The age-old question…what do I want to do when I grow up? Previous posts have focused on clinical chemist positions in an academic medical center (Mark Cervinski) and a private physician organization (Laura Parnas). I’ve been asked to represent the national reference laboratory setting.
Not surprisingly, I am also going to agree with the previous posts in this series! Our environment is somewhat unique, in that we are employed as faculty by the University but physically work (‘consult’) in a formal reference laboratory setting. Our labs also support the University hospital system, which makes us similar to the traditional hospital lab (but just down the street a bit). Therefore, we are exposed to many of the aspects discussed in the previous posts all at once: we maintain traditional academic responsibilities while directing high volume laboratories and ensuring quality patient care. Similar to many of the points brought up by both Mark and Laura, we are responsible for reviewing quality control, maintaining and reviewing operating procedures, consulting and answering client questions or concerns, teaching fellows, residents, and medical students…all while finding time to publish our research or clinical findings. So I will move beyond these common points and introduce you to some of the things that make a reference laboratory unique.
One unique aspect of the reference laboratory setting is the sheer size of our testing volumes and assay menus. There’s a lot to juggle! Of course, there are also more medical directors on staff, so you are able to focus your efforts on a specific topic or testing area. Our larger size also means we utilize larger testing platforms from many different vendors. Our large assay menus mean we use many different types of instrumentation that you wouldn’t see in a traditional laboratory. Our national presence means that many other labs look to ours for best practices and procedures, reference intervals, instrumentation issues, etc. As a medical director of a laboratory serving such a large patient population, changes that you make affect many other labs and many patients. Therefore, the repercussions of these changes need to be carefully considered and fully vetted. Large testing volumes also mean that what may start as a small problem can become a big problem very, very fast--in the blink of an eye, hundreds of test results have been generated. The implications of that are huge, thus quality is a main priority. All of this makes for a very satisfying work environment for those that love a challenge.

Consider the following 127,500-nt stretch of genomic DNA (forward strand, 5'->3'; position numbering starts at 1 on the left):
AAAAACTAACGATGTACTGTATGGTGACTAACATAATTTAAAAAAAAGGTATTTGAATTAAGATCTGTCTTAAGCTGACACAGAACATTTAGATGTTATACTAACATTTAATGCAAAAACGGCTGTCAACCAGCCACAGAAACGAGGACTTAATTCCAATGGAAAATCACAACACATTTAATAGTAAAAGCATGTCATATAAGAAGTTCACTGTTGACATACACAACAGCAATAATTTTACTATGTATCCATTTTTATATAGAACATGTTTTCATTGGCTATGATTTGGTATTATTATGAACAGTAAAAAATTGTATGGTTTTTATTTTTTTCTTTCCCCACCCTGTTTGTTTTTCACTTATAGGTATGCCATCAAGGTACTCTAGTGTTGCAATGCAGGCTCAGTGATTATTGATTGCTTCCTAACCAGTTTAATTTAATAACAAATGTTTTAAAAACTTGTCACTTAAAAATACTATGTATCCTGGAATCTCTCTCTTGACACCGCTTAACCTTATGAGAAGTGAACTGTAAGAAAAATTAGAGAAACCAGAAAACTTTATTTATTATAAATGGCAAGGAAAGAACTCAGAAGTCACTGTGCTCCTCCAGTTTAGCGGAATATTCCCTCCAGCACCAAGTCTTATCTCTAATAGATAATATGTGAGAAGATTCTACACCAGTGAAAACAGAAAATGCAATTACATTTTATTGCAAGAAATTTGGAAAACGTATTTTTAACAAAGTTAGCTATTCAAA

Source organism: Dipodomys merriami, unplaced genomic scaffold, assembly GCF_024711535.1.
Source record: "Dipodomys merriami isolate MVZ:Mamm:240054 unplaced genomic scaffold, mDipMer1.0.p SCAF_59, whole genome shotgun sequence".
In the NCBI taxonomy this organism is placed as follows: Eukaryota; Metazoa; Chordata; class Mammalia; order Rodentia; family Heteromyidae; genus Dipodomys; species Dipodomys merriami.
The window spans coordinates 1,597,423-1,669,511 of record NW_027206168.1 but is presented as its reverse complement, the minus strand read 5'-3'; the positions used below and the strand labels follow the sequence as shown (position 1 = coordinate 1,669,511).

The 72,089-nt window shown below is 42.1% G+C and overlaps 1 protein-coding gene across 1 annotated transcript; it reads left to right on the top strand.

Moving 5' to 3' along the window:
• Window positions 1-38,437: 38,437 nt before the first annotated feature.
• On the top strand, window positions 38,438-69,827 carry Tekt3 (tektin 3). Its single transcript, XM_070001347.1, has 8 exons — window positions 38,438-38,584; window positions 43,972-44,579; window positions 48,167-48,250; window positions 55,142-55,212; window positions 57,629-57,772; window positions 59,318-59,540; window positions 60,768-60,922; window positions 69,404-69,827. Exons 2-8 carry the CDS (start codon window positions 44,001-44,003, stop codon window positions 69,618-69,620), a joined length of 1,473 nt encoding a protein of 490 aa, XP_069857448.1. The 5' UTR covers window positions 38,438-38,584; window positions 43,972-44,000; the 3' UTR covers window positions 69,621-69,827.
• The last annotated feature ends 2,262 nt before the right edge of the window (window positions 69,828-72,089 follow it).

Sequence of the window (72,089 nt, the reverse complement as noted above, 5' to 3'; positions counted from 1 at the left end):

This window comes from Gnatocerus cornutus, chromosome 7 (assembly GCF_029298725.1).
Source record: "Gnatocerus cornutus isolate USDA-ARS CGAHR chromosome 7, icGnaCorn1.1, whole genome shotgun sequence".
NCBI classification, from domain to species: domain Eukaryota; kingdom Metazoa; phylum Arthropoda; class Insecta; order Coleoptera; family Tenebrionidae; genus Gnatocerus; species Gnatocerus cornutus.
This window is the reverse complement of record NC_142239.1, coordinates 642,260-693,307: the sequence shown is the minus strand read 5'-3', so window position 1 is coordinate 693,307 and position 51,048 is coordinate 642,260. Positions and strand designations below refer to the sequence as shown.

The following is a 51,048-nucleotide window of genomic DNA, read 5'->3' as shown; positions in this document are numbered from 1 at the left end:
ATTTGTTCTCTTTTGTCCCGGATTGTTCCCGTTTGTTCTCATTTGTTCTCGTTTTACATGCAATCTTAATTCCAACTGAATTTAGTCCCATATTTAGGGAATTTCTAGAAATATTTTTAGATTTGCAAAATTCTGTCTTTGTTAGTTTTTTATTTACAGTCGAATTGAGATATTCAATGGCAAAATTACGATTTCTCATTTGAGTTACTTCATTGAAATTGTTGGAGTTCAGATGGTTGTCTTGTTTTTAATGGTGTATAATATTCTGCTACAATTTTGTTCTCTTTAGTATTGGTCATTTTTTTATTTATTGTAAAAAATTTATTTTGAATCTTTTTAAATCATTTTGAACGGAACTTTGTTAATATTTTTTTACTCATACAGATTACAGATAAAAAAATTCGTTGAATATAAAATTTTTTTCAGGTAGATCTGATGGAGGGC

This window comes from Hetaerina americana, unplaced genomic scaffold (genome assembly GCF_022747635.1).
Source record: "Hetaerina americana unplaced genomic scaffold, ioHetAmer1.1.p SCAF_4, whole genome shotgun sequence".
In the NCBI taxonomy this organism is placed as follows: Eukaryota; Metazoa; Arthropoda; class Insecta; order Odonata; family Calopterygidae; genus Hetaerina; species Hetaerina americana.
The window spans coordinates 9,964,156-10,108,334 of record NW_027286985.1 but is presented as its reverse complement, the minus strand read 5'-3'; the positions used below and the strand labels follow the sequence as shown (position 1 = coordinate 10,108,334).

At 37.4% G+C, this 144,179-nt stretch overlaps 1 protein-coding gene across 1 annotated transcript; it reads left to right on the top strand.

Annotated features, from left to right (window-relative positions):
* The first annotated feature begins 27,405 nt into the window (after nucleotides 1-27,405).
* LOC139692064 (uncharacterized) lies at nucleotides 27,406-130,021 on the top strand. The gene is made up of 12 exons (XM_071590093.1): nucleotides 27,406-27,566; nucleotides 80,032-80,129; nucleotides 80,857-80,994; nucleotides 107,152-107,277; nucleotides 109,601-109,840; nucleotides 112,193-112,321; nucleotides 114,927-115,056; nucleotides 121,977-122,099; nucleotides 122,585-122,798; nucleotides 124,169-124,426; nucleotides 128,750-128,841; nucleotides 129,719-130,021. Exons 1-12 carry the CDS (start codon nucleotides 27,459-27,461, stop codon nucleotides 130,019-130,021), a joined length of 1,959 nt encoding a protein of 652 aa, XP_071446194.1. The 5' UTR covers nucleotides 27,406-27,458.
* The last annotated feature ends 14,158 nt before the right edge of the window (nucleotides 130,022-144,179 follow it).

One of the biggest differences in a reference lab is also one of the more practical points…our specimens don’t come from patients that are laying in beds just a few floors above us, or have stopped in to our outpatient clinics for routine appointments. Most of our specimens come from all over the United States, which brings about certain challenges. Trying to identify pre-analytic variables or make changes to collection procedures to improve laboratory testing can be difficult. If you are questioning whether a specimen was collected correctly, you can’t just run upstairs and talk with the phlebotomist. Also, we often don’t receive any additional patient information, such as a diagnosis or even what other laboratory test results look like for that patient. This can make further investigations difficult. On the flip side, although I make myself available for technical concerns at any time, most of our testing is not of an “urgent” or “stat” nature, so there is no formal on-call responsibility
This type of lab setting also affords me the opportunity to be involved numerous projects and studies that might not be available in a traditional hospital laboratory. We partner with vendors to support their clinical trials and FDA submissions for new tests and instrumentation. We participate in multi-center studies and product evaluations. I’ve found it quite satisfying to know that we are helping to make new assays and technologies available by making sure they perform as they should.
As you may imagine, we are also responsible for bringing on new tests that offer clinical utility to our patients. This means we get the chance to play with the newest technologies and toys. Selecting new tests and methodologies, designing experiments to validate them thoroughly, or developing new assays from scratch are all common occurrences in this type of laboratory.
A few of the things that attracted me to this type of position included being part of a team of medical directors, having access to R&D resources, wide and varied testing menus, and exposure to multiple instrumentation platforms. I also like the duality of this type of position—maintaining academic responsibilities along with clinical duties. I’ve hit only a few of the highlights of the daily activities in a reference lab, but hopefully this gives an overview of the unique challenges that make this an exciting environment. Most clinical chemists will tell you “every day brings something different…” and that’s definitely true in the reference laboratory environment.